Co-senior authors, contributed equally.
Immunosuppressive Effects of the Traditional Chinese Herb Qu Mai on Human Alloreactive T Cells
Article first published online: 22 FEB 2013
© Copyright 2013 The American Society of Transplantation and the American Society of Transplant Surgeons
American Journal of Transplantation
Volume 13, Issue 5, pages 1159–1167, May 2013
How to Cite
Reid-Adam, J., Yang, N., Song, Y., Cravedi, P., Li, X.-M. and Heeger, P. (2013), Immunosuppressive Effects of the Traditional Chinese Herb Qu Mai on Human Alloreactive T Cells. American Journal of Transplantation, 13: 1159–1167. doi: 10.1111/ajt.12180
- Issue published online: 26 APR 2013
- Article first published online: 22 FEB 2013
- Manuscript Accepted: 3 JAN 2013
- Manuscript Revised: 2 JAN 2013
- Manuscript Received: 22 AUG 2012
- National Institutes of Health. Grant Number: T32AI078892
- T cell;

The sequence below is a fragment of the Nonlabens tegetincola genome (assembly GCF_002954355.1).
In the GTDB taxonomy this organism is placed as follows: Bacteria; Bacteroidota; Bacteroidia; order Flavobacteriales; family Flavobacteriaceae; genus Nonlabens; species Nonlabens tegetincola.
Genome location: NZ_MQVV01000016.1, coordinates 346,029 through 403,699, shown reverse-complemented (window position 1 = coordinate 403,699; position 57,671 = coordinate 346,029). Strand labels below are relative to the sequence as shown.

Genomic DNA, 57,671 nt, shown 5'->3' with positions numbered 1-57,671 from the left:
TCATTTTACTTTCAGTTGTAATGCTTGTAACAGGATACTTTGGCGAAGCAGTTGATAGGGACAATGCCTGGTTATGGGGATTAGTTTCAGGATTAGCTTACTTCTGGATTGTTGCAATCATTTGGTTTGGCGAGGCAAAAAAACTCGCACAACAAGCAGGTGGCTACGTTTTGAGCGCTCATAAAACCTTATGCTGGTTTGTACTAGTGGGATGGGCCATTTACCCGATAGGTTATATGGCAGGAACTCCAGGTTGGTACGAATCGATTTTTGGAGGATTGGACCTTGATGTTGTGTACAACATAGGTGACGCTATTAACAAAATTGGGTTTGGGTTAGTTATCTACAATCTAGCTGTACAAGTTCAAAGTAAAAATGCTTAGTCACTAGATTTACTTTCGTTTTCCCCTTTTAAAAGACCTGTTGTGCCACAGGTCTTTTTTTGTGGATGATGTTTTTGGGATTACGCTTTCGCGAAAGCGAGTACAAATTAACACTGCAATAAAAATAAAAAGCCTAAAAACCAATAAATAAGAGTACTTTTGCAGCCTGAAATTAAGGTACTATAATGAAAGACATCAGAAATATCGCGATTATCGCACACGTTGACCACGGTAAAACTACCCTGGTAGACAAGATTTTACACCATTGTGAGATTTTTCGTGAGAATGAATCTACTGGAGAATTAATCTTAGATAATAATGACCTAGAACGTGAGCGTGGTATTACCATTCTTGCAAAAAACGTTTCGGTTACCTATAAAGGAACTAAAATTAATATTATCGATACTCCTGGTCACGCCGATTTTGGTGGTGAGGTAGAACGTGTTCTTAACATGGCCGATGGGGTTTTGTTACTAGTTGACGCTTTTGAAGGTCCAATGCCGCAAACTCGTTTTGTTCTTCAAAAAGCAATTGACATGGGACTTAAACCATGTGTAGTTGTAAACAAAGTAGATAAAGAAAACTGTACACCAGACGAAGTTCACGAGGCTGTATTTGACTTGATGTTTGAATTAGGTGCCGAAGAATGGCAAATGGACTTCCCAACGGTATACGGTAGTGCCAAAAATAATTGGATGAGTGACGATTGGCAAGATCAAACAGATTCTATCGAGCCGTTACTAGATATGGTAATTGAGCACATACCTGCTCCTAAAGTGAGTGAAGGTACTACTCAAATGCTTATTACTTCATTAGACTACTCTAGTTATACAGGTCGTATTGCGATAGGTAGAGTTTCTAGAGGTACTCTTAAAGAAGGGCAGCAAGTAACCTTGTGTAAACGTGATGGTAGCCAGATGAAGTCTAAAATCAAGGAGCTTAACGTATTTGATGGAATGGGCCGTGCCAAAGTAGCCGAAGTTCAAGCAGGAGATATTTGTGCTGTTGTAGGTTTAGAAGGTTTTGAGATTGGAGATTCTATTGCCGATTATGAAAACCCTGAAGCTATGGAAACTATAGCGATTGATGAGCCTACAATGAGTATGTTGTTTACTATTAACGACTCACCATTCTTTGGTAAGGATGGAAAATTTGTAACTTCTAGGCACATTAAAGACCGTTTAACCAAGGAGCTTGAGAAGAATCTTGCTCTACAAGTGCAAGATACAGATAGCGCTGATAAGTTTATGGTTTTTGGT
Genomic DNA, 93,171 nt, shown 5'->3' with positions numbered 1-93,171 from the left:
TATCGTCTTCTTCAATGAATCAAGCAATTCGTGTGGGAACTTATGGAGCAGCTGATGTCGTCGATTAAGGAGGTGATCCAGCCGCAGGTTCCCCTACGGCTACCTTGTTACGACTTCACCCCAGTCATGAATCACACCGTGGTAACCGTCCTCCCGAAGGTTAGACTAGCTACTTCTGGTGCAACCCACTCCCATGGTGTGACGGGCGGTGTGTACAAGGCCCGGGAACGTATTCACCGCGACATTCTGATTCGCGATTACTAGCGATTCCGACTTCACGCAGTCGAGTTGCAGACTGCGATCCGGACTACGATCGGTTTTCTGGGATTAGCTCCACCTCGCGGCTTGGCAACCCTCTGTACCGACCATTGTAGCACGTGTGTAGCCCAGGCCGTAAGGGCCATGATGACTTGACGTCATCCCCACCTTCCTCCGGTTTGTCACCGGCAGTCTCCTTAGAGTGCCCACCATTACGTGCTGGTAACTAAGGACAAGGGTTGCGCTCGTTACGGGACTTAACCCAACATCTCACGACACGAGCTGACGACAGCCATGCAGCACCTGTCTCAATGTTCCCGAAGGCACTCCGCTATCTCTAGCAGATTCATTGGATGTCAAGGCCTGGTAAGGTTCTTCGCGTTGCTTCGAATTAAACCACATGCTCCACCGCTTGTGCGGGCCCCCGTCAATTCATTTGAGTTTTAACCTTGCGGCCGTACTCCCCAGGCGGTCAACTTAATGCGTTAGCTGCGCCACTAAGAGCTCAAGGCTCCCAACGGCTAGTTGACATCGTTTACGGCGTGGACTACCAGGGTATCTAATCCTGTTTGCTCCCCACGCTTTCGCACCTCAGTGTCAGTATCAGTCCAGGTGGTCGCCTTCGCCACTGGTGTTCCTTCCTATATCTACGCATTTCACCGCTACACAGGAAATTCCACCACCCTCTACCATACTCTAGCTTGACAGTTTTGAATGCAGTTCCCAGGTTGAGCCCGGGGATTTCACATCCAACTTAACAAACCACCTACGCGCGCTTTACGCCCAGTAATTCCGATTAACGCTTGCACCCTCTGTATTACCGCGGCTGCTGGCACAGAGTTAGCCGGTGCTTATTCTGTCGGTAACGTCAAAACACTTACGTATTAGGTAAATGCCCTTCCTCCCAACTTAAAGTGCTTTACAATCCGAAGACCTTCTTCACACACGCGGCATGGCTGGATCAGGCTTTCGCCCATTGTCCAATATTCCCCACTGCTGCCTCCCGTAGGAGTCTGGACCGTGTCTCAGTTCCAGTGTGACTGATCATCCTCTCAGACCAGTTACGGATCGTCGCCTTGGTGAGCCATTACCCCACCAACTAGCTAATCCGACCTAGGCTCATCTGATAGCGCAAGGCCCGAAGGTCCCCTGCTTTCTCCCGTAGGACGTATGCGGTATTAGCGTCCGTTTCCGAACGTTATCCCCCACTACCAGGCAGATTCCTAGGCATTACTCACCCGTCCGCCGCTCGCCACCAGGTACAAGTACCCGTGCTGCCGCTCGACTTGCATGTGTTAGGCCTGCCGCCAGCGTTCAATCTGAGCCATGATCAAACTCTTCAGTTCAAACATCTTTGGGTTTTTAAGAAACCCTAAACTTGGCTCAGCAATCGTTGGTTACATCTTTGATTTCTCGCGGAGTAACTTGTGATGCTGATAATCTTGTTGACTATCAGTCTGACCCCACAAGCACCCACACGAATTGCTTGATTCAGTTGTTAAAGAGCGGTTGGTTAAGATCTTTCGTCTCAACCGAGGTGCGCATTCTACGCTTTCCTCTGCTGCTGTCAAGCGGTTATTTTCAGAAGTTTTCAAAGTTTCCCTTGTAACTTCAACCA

Current therapies for transplant rejection are suboptimally effective. In an effort to discover novel immunosuppressants we used cytokine ELISPOT and ELISAs to screen extracts from 53 traditional Chinese herbs for their ability to suppress human alloreactive T cells. We identified a dichloromethane-soluble fraction (Qu Mai fraction AD [QMAD]) of Qu Mai (Dianthus superbus) as a candidate. High-performance liquid chromatography (HPLC) analysis of QMAD revealed three dominant peaks, each with a MW ∼600 Daltons and distinct from cyclosporine and rapamycin. When we added QMAD to human mixed lymphocyte cultures, we observed dose-dependent inhibition of proliferation and IFNγ production, by naïve and memory alloreactive T cells, and observed an increased frequency of Foxp3+CD4+ T cells. To address whether QMAD induces regulatory T cells we added QMAD to anti-CD3/CD28-stimulated naïve CD4 T cells and observed a dose-dependent upregulation of Foxp3 associated with new suppressive capacity. Mechanistically, QMAD did not induce T cell IL-10 or TGFβ but blocked T cell AKT phosphorylation, a key signaling nexus required for T cell proliferation and expansion, that simultaneously prevents Foxp3 transcription. Our findings provide novel insight into the antiinflammatory effects of one traditional Chinese herb, and support the need for continued isolation, characterization and testing of QMAD-derived components as immune suppressants for transplant rejection.